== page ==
In this tutorial you will learn how to set up a NFS server (NFSv4).

Table of Contents

Install NFS server utilities

The required package names depends on the Linux distribution:

  • nfs-kernel-server in Debian/Ubuntu.
  • nfs-utils in Arch Linux.

Add a network share (a shared folder)

Edit /etc/exports with a root user or sudo. Add a line for every network share you want to add:

export_path allowed_hostname(options)
# An example:
  • You can add several hostnames (separated by spaces). Every hostname will need its options.
  • Some options you can use are:
    • ro: read-only.
    • rw: write permissions.
    • no-root-squash: root user on the client will have same permissions as root user on the server. Use with caution.
    • root-squash: root user on the client is assigned UID of nobody or nfsnobody user on the server, so they will not have special permissions on the server.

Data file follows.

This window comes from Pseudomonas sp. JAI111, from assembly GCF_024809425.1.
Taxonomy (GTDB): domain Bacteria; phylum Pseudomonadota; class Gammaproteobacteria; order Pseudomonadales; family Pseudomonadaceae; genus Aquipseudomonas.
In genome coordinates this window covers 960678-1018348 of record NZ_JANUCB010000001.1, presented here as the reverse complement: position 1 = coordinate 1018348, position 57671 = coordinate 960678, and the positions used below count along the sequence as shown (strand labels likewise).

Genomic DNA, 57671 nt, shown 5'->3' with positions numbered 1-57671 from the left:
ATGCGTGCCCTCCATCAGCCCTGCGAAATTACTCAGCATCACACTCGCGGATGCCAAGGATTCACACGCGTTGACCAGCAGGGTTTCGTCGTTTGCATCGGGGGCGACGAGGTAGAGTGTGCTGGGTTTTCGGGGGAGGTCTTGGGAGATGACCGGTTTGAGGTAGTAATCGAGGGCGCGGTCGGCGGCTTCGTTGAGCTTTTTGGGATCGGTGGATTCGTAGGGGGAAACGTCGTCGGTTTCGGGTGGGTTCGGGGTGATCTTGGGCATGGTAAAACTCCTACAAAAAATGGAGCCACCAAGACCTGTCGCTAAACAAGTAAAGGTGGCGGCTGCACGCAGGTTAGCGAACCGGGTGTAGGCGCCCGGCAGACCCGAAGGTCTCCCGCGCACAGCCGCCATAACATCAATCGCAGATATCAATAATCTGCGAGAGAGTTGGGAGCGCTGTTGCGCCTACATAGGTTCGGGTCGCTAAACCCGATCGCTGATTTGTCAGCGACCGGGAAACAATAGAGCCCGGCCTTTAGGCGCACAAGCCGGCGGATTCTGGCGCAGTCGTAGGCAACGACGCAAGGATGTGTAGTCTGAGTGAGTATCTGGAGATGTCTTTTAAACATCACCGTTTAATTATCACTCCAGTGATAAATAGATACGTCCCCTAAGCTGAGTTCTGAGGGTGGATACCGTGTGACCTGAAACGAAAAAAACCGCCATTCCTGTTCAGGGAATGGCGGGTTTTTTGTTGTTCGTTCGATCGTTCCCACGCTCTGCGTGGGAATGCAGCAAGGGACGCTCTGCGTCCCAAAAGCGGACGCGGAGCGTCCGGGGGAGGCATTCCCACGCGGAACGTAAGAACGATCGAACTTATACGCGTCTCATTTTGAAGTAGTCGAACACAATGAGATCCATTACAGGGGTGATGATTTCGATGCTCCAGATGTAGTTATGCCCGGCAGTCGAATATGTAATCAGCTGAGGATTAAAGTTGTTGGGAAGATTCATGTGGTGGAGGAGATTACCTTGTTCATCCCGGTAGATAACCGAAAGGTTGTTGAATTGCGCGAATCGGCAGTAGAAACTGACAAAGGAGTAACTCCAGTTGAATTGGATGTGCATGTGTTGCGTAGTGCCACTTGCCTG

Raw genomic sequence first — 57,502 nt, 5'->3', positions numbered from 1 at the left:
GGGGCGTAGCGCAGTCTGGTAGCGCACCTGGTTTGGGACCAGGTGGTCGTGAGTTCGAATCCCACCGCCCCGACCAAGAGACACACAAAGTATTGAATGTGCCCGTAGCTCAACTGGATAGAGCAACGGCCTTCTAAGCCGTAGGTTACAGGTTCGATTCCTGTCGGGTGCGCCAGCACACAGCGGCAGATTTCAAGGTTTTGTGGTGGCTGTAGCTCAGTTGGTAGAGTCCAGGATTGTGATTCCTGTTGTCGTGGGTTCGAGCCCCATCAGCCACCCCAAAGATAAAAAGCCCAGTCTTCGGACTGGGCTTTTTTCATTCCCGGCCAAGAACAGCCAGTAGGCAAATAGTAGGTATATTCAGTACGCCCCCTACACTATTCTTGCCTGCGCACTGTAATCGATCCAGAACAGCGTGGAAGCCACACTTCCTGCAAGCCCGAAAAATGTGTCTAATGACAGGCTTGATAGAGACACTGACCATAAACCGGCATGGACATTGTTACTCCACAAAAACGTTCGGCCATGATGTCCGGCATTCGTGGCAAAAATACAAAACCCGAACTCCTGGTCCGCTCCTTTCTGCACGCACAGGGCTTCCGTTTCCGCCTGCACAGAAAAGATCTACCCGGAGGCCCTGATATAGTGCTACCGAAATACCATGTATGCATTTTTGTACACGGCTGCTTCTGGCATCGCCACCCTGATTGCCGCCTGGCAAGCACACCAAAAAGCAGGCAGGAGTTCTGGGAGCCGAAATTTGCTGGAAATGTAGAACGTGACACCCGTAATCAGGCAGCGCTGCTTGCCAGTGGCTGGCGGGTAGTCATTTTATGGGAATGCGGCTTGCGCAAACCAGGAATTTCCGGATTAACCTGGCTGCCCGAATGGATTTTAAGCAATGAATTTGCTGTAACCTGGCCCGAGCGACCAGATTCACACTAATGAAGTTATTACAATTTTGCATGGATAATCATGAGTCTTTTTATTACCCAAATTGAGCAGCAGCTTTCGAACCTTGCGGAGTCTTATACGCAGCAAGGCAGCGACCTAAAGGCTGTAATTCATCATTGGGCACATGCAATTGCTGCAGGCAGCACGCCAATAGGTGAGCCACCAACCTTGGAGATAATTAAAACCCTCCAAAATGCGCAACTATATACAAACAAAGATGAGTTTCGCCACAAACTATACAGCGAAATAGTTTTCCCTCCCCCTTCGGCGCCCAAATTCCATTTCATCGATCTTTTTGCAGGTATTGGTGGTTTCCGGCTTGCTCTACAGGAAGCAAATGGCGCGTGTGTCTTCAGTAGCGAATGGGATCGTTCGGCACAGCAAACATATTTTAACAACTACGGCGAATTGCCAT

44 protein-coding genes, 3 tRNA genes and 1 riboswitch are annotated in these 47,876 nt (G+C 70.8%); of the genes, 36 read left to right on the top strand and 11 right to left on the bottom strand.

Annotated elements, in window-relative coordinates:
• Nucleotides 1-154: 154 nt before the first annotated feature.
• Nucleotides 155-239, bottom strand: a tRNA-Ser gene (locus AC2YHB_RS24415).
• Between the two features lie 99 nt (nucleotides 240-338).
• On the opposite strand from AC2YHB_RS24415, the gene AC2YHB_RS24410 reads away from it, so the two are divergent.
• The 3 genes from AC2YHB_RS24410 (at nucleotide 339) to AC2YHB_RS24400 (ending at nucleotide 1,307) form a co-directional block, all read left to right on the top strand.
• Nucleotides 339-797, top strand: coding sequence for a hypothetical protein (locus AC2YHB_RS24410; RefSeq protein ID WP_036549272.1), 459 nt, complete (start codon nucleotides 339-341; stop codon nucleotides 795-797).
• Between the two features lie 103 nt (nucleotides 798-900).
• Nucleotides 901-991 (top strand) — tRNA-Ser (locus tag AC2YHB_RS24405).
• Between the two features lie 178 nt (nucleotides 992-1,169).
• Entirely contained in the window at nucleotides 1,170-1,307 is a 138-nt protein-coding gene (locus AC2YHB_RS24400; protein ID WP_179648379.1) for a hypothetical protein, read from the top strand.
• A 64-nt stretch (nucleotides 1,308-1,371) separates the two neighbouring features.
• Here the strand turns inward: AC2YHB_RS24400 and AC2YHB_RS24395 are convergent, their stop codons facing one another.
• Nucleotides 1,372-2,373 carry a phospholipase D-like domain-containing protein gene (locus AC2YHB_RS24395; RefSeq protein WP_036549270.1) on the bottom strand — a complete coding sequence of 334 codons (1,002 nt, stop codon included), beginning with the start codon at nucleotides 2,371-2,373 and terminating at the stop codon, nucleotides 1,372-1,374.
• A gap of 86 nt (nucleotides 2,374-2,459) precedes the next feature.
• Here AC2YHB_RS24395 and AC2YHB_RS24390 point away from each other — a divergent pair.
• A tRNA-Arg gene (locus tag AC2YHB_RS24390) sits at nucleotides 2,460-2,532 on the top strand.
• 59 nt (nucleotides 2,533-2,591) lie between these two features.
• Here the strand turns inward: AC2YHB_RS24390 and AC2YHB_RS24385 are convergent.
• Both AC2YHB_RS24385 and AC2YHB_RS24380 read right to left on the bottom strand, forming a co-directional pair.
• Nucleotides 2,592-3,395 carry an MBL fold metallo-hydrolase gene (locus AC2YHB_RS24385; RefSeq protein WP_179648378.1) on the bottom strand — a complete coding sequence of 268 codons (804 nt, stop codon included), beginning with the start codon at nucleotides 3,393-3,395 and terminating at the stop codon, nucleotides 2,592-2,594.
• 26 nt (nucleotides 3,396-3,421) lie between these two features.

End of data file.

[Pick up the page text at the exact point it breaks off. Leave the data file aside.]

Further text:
• all_squash: NFS assigns UID for the user on the client (including root) to the UID of nobody or nfsnobody users on the server, so the client does not have special permissions if the UID on the client and the server are the same.

When adding a shared folder, it is recommended to use a bind mount instead of share the file directly. For example, if you want to share /home/user/music:

# as root
mkdir /srv/nfs/music
mount --bind /home/user/music /srv/nfs/music
# /etc/exports

Reload NFS server

Reload nfs-server service. Some systems don’t start and enable the service when nfs package is installed:

systemctl reload nfs-server
# Arch Linux
systemctl start nfs-server
systemctl enable nfs-server

NFS client

Check if your OS requires a package to be installed in order to be able to mount NFS shares (like nfs-utils in Arch Linux).

You can mount a NFS share like any other device:

# as root
mkdir /mnt/nfs
mount /mnt/nfs


If you need to access your NFS server outside your local network, you need to open port 2049 (TCP) on the server network.

If you have any suggestion, feel free to contact me via social media or email.